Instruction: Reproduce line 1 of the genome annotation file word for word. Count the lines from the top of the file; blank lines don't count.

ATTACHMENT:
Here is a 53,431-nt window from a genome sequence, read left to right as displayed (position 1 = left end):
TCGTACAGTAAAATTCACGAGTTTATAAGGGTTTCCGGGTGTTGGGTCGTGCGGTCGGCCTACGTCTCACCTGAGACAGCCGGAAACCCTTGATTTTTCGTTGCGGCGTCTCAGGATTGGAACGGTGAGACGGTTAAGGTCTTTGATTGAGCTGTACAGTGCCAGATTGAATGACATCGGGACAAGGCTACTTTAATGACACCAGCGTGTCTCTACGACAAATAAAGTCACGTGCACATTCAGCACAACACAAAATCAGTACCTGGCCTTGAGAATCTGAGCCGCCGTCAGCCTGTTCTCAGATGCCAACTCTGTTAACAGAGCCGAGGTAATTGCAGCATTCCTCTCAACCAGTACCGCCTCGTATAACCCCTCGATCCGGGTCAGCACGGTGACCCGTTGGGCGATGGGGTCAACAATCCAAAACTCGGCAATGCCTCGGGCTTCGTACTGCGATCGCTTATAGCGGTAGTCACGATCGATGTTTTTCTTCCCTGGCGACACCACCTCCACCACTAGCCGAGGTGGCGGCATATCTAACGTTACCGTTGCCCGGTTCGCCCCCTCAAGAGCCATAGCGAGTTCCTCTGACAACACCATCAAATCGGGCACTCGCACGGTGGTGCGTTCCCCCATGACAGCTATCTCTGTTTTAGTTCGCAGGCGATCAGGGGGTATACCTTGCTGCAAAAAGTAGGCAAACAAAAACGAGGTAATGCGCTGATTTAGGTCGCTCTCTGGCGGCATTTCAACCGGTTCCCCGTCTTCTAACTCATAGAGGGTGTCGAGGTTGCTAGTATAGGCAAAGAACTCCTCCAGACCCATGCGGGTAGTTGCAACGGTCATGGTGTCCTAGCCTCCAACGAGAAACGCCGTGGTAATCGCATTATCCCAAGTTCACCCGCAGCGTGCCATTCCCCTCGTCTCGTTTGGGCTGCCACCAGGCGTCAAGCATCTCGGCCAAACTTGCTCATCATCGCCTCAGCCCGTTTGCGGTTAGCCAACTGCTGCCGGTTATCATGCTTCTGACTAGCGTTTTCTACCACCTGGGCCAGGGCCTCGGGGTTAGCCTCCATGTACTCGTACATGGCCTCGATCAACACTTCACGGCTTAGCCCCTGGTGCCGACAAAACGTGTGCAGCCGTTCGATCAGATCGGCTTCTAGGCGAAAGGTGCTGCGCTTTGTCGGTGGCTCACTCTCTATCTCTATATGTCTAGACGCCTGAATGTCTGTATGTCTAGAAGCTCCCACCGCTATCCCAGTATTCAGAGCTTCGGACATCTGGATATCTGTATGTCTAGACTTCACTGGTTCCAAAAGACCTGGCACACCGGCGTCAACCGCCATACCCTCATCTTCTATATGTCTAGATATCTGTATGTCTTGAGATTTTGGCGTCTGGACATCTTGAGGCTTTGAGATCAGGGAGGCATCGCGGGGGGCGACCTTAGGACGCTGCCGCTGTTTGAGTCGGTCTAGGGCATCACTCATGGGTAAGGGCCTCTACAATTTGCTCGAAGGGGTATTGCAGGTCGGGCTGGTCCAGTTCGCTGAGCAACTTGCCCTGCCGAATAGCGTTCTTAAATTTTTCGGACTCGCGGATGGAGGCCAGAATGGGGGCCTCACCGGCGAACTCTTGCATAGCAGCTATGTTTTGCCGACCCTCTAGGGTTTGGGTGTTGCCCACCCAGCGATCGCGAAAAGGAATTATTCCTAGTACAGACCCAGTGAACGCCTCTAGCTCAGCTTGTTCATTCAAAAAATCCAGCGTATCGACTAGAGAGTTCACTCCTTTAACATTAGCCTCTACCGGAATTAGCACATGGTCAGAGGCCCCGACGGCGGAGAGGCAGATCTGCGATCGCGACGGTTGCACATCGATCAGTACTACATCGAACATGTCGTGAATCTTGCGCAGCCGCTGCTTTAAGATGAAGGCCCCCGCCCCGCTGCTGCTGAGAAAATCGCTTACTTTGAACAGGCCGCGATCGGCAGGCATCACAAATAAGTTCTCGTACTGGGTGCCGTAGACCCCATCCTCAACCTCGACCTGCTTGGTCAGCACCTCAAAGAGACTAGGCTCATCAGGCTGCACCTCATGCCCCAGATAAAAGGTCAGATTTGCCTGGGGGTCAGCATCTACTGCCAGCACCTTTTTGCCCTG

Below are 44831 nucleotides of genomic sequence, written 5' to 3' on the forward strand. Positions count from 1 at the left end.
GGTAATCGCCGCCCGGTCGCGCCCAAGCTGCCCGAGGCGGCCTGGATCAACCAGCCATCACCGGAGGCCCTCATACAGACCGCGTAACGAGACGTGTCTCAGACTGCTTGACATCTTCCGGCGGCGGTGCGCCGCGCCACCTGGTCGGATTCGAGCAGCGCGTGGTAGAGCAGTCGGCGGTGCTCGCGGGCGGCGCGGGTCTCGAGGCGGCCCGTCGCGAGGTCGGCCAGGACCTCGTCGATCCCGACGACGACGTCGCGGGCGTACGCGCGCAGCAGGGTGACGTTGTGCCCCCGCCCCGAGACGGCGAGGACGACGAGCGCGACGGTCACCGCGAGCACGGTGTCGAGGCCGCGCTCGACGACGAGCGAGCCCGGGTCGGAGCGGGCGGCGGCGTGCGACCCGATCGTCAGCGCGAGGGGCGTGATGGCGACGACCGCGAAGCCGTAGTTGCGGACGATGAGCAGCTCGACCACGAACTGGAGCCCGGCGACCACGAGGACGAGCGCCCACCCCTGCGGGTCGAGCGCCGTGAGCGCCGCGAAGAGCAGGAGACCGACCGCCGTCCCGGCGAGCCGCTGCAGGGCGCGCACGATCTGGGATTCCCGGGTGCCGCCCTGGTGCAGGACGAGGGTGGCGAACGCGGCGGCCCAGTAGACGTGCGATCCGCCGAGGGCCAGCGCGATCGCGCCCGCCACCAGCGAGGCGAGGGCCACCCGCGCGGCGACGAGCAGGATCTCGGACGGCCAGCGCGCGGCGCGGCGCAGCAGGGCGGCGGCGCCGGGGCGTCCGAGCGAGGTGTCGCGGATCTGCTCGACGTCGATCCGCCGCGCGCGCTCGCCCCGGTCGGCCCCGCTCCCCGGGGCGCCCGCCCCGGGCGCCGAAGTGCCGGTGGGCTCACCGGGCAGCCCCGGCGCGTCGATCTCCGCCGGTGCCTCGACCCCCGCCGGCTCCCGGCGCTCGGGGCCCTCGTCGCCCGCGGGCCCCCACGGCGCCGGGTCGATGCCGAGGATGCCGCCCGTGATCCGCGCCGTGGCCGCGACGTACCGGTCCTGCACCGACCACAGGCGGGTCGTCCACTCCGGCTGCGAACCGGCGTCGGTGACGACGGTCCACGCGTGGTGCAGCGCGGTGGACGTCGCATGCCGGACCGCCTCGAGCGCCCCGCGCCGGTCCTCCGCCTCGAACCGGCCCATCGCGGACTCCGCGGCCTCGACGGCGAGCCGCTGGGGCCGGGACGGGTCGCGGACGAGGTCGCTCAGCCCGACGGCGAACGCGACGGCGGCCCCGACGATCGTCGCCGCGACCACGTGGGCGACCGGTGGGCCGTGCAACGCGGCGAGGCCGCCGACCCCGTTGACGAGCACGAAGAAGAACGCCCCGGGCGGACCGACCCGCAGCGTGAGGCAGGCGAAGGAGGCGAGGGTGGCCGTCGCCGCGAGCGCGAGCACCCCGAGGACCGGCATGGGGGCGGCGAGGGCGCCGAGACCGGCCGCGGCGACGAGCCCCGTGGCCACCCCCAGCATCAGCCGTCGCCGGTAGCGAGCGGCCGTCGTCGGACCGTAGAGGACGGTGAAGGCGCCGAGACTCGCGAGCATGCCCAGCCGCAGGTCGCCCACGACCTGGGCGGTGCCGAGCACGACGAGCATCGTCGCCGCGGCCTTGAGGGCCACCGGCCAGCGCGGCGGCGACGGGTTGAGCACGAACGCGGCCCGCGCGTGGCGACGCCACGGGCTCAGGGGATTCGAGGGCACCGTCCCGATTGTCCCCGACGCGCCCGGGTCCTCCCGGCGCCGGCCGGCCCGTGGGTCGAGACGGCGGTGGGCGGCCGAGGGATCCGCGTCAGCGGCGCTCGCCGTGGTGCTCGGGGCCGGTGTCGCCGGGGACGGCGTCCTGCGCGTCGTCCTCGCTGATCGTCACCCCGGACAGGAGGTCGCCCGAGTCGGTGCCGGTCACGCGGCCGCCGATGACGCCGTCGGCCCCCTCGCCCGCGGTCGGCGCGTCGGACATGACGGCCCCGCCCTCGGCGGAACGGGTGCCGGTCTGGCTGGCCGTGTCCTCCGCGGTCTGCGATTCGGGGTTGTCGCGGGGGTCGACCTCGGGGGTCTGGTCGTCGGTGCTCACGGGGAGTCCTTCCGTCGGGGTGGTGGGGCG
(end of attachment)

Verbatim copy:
Here is a 53,431-nt window from a genome sequence, read left to right as displayed (position 1 = left end):